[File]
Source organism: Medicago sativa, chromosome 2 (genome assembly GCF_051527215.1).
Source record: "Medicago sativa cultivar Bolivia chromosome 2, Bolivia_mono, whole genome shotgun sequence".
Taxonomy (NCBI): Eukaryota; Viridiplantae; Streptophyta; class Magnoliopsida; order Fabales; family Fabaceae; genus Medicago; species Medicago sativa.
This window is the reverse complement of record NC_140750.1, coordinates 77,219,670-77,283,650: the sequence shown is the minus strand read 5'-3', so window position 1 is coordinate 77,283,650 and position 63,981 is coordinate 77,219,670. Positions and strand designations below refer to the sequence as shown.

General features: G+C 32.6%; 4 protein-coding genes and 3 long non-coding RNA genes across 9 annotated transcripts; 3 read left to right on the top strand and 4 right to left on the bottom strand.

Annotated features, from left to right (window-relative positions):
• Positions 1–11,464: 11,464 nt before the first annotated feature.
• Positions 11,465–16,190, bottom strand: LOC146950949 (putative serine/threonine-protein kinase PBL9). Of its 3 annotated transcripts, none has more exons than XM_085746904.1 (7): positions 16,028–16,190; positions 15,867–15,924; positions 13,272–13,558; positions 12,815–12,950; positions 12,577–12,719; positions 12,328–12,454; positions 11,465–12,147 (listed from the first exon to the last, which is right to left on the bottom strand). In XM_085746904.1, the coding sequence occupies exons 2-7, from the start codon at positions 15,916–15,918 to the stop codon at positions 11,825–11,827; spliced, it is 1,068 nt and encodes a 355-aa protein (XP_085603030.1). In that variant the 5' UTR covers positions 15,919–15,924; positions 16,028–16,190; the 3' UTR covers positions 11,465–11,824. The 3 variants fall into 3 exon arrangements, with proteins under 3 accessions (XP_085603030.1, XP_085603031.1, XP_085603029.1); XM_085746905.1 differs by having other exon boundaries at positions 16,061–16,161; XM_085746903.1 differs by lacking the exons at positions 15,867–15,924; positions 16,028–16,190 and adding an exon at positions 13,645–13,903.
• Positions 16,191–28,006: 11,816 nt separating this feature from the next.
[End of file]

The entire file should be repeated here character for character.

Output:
Source organism: Medicago sativa, chromosome 2 (genome assembly GCF_051527215.1).
Source record: "Medicago sativa cultivar Bolivia chromosome 2, Bolivia_mono, whole genome shotgun sequence".
Taxonomy (NCBI): Eukaryota; Viridiplantae; Streptophyta; class Magnoliopsida; order Fabales; family Fabaceae; genus Medicago; species Medicago sativa.
This window is the reverse complement of record NC_140750.1, coordinates 77,219,670-77,283,650: the sequence shown is the minus strand read 5'-3', so window position 1 is coordinate 77,283,650 and position 63,981 is coordinate 77,219,670. Positions and strand designations below refer to the sequence as shown.

General features: G+C 32.6%; 4 protein-coding genes and 3 long non-coding RNA genes across 9 annotated transcripts; 3 read left to right on the top strand and 4 right to left on the bottom strand.

Annotated features, from left to right (window-relative positions):
• Positions 1–11,464: 11,464 nt before the first annotated feature.
• Positions 11,465–16,190, bottom strand: LOC146950949 (putative serine/threonine-protein kinase PBL9). Of its 3 annotated transcripts, none has more exons than XM_085746904.1 (7): positions 16,028–16,190; positions 15,867–15,924; positions 13,272–13,558; positions 12,815–12,950; positions 12,577–12,719; positions 12,328–12,454; positions 11,465–12,147 (listed from the first exon to the last, which is right to left on the bottom strand). In XM_085746904.1, the coding sequence occupies exons 2-7, from the start codon at positions 15,916–15,918 to the stop codon at positions 11,825–11,827; spliced, it is 1,068 nt and encodes a 355-aa protein (XP_085603030.1). In that variant the 5' UTR covers positions 15,919–15,924; positions 16,028–16,190; the 3' UTR covers positions 11,465–11,824. The 3 variants fall into 3 exon arrangements, with proteins under 3 accessions (XP_085603030.1, XP_085603031.1, XP_085603029.1); XM_085746905.1 differs by having other exon boundaries at positions 16,061–16,161; XM_085746903.1 differs by lacking the exons at positions 15,867–15,924; positions 16,028–16,190 and adding an exon at positions 13,645–13,903.
• Positions 16,191–28,006: 11,816 nt separating this feature from the next.